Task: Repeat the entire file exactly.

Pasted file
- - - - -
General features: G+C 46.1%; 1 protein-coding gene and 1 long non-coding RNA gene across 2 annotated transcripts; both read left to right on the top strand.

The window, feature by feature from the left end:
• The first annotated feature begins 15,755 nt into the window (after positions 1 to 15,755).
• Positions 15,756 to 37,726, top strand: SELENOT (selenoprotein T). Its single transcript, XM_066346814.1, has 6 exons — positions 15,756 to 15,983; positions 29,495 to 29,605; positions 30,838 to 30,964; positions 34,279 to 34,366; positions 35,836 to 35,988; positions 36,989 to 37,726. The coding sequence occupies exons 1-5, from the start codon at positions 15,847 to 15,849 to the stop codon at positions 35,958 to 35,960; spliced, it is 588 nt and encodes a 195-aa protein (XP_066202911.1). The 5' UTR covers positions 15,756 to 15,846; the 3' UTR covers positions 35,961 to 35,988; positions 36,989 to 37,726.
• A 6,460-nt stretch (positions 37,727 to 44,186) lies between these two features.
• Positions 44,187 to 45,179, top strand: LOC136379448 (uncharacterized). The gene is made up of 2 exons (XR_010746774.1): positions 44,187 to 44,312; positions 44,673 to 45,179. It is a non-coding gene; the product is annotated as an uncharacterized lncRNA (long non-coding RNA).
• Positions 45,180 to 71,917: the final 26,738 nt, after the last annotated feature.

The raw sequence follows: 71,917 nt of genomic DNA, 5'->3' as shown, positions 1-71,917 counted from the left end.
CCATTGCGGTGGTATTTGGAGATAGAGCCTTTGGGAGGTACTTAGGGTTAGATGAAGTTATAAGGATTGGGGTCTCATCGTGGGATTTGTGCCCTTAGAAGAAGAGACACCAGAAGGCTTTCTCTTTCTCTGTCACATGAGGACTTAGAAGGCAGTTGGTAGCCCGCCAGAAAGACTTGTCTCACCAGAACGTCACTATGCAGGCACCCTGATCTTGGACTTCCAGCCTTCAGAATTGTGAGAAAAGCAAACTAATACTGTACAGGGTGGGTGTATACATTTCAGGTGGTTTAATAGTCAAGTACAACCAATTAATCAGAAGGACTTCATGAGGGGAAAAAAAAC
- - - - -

General features: G+C 46.1%; 1 protein-coding gene and 1 long non-coding RNA gene across 2 annotated transcripts; both read left to right on the top strand.

The window, feature by feature from the left end:
• The first annotated feature begins 15,755 nt into the window (after positions 1 to 15,755).
• Positions 15,756 to 37,726, top strand: SELENOT (selenoprotein T). Its single transcript, XM_066346814.1, has 6 exons — positions 15,756 to 15,983; positions 29,495 to 29,605; positions 30,838 to 30,964; positions 34,279 to 34,366; positions 35,836 to 35,988; positions 36,989 to 37,726. The coding sequence occupies exons 1-5, from the start codon at positions 15,847 to 15,849 to the stop codon at positions 35,958 to 35,960; spliced, it is 588 nt and encodes a 195-aa protein (XP_066202911.1). The 5' UTR covers positions 15,756 to 15,846; the 3' UTR covers positions 35,961 to 35,988; positions 36,989 to 37,726.
• A 6,460-nt stretch (positions 37,727 to 44,186) lies between these two features.
• Positions 44,187 to 45,179, top strand: LOC136379448 (uncharacterized). The gene is made up of 2 exons (XR_010746774.1): positions 44,187 to 44,312; positions 44,673 to 45,179. It is a non-coding gene; the product is annotated as an uncharacterized lncRNA (long non-coding RNA).
• Positions 45,180 to 71,917: the final 26,738 nt, after the last annotated feature.

The raw sequence follows: 71,917 nt of genomic DNA, 5'->3' as shown, positions 1-71,917 counted from the left end.
CCATTGCGGTGGTATTTGGAGATAGAGCCTTTGGGAGGTACTTAGGGTTAGATGAAGTTATAAGGATTGGGGTCTCATCGTGGGATTTGTGCCCTTAGAAGAAGAGACACCAGAAGGCTTTCTCTTTCTCTGTCACATGAGGACTTAGAAGGCAGTTGGTAGCCCGCCAGAAAGACTTGTCTCACCAGAACGTCACTATGCAGGCACCCTGATCTTGGACTTCCAGCCTTCAGAATTGTGAGAAAAGCAAACTAATACTGTACAGGGTGGGTGTATACATTTCAGGTGGTTTAATAGTCAAGTACAACCAATTAATCAGAAGGACTTCATGAGGGGAAAAAAAAC